Smartwatches haven’t made as big a splash as some people may have predicted. After the intriguing debut of what was seen as the possible blossoming of the tech by the release of the Apple Watch, most people’s timelines last week news were filled with the the IDC report stating the decline of the devices.

The buzz around the Apple Watch, Pebble, and Samsung Gear has dropped and many view them as inaccessible due to their high prices. Smartwatches certainly aren’t at a point right now where they offer value equal to the price required for purchase but we don’t think this industry has failed, it’s just at the very beginning of a long journey.

So why should we still be excited about wearables?

Well there’s alot of technological advances on the way for wearables such as fitness tracking, which is becoming better and better. Apple decided to focus on fitness for the second generation of Apple Watches, making them much more inviting to workout-aholics. Motorola is adding a camera to the next-gen Moto 360, and it’s highly likely that picture-taking functionality will be a common smartwatch addition in the next couple of years. Digital wallets are set to grow in popularity and as more places accept contactless payments, it will become mainstream to swipe your watch multiple times per day.

Along with these positives, upcoming smartwatches will certainly have upgrades to processing speed and wireless strength, and not to mention we’ll soon see wearables that seem very much in the realm of the future; think glucose-sensing wristbands and heart-monitoring patches.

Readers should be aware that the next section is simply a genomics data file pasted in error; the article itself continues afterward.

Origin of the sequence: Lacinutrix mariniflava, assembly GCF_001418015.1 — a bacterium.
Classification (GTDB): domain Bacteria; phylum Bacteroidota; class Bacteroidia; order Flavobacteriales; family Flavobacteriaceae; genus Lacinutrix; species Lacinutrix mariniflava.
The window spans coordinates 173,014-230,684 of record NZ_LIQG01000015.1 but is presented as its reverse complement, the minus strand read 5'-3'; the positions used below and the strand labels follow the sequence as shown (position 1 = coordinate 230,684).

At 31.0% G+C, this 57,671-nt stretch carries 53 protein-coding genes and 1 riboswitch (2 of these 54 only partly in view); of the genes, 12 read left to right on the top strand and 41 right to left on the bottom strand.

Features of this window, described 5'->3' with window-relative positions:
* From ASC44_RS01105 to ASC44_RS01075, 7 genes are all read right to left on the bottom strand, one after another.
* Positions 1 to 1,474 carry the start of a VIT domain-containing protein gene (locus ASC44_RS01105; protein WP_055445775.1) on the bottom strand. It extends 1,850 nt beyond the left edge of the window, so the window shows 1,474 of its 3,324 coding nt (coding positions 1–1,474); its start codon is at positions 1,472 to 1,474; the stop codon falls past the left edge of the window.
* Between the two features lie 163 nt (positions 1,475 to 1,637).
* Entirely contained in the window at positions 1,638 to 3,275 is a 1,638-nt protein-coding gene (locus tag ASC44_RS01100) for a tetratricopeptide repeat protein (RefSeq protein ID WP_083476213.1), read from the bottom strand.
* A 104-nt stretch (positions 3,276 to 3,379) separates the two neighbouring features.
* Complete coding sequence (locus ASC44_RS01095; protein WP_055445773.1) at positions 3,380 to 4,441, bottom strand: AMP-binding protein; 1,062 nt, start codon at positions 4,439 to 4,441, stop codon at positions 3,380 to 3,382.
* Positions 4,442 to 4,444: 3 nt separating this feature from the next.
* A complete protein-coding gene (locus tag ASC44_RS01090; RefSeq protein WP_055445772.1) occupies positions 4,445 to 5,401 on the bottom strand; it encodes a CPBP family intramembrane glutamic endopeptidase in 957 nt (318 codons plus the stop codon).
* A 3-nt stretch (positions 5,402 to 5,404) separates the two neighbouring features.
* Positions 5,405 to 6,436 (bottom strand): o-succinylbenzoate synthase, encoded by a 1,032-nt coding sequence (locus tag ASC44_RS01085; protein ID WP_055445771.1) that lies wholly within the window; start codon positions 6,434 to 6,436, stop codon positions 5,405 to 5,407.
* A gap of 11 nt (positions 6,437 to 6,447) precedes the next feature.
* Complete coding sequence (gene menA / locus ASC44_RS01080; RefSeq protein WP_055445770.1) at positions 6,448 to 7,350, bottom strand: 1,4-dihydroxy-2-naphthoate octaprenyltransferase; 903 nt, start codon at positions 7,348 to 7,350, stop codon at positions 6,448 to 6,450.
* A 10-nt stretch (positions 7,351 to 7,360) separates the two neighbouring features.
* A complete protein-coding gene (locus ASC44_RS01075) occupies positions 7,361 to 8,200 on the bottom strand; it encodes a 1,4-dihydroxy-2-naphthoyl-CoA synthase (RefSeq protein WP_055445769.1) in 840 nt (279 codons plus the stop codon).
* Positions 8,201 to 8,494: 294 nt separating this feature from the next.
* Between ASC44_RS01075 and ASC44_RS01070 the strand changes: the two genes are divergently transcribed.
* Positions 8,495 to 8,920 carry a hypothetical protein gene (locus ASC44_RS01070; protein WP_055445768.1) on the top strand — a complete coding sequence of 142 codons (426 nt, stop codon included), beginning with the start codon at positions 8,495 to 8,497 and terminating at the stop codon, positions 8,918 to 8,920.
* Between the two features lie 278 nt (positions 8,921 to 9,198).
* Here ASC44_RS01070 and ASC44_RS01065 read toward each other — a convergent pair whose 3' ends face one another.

What about the elephant in the room? The battery. Researchers have taken a few stabs at it but most wearable batteries up to now just don’t cut it. Thankfully, a team of scientists at the Changchun Institute of Applied Chemistry in China may have come up with the answer: lithium-air batteries. They can store up to 10 times as much energy and are closer to being released than we think.

Wearable tech is almost definitely the path of the future. Upcoming smartwatches like the mysterious two Google devices and the Sony Smartwatch 4 could have a huge impact on the market. Sony’s previous version of the device was received very well and sold better than nearly any other wearable. We’re not sure what Sony has up their sleeves but rumours are circling around cellular data which could be a game changer.

Prices are set to come down across the board as well. As technology progresses, the cost of buying wearable devices will become less expensive, and while there will always be luxury high-end versions like the Tag Heuer Connected and the Apple Watch Edition, the barrier of entry into the world of smartwatch will gradually lower. It’s plausible that in just a few years, some form of smartwatches will be nearly as prevalent as the modern smartphone became after its introduction. After all, it took the release of the 4th generation of the iPhone before sales soared.

Reception for these devices has been lukewarm at best thus far, but we doubt that it’ll stay that way for long. Science still has to overcome a few hurdles before wearables are at a place where most people feel like spending hundreds of dollars on a watch is a smart purchase.

The reality is that, at least for now, smartwatches just aren’t smart enough. Fortunately, with all that’s coming in the next few years, we can expect the market to truly open up, and hopefully, we’ll see some incredible advances.